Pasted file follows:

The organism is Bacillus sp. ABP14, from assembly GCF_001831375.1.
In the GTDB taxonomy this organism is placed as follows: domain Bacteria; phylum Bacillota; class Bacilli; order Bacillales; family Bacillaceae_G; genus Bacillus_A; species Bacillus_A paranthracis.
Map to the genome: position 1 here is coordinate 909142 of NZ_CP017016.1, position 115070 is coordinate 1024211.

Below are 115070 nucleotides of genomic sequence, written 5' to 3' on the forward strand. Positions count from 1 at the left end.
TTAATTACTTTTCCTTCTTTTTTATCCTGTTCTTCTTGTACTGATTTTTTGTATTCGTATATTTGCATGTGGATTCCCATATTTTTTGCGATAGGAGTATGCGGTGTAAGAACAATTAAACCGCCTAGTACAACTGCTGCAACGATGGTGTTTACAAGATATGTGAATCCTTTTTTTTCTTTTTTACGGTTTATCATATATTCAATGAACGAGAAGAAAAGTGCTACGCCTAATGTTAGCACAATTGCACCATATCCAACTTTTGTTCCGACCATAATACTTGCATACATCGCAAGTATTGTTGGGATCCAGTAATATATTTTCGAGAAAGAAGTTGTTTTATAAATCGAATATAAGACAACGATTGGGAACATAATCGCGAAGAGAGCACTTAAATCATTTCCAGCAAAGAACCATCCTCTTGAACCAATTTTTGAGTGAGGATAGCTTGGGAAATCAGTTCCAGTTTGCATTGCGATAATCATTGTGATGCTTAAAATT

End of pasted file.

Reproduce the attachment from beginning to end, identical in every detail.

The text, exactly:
The organism is Bacillus sp. ABP14, from assembly GCF_001831375.1.
In the GTDB taxonomy this organism is placed as follows: domain Bacteria; phylum Bacillota; class Bacilli; order Bacillales; family Bacillaceae_G; genus Bacillus_A; species Bacillus_A paranthracis.
Map to the genome: position 1 here is coordinate 909142 of NZ_CP017016.1, position 115070 is coordinate 1024211.

Below are 115070 nucleotides of genomic sequence, written 5' to 3' on the forward strand. Positions count from 1 at the left end.
TTAATTACTTTTCCTTCTTTTTTATCCTGTTCTTCTTGTACTGATTTTTTGTATTCGTATATTTGCATGTGGATTCCCATATTTTTTGCGATAGGAGTATGCGGTGTAAGAACAATTAAACCGCCTAGTACAACTGCTGCAACGATGGTGTTTACAAGATATGTGAATCCTTTTTTTTCTTTTTTACGGTTTATCATATATTCAATGAACGAGAAGAAAAGTGCTACGCCTAATGTTAGCACAATTGCACCATATCCAACTTTTGTTCCGACCATAATACTTGCATACATCGCAAGTATTGTTGGGATCCAGTAATATATTTTCGAGAAAGAAGTTGTTTTATAAATCGAATATAAGACAACGATTGGGAACATAATCGCGAAGAGAGCACTTAAATCATTTCCAGCAAAGAACCATCCTCTTGAACCAATTTTTGAGTGAGGATAGCTTGGGAAATCAGTTCCAGTTTGCATTGCGATAATCATTGTGATGCTTAAAATT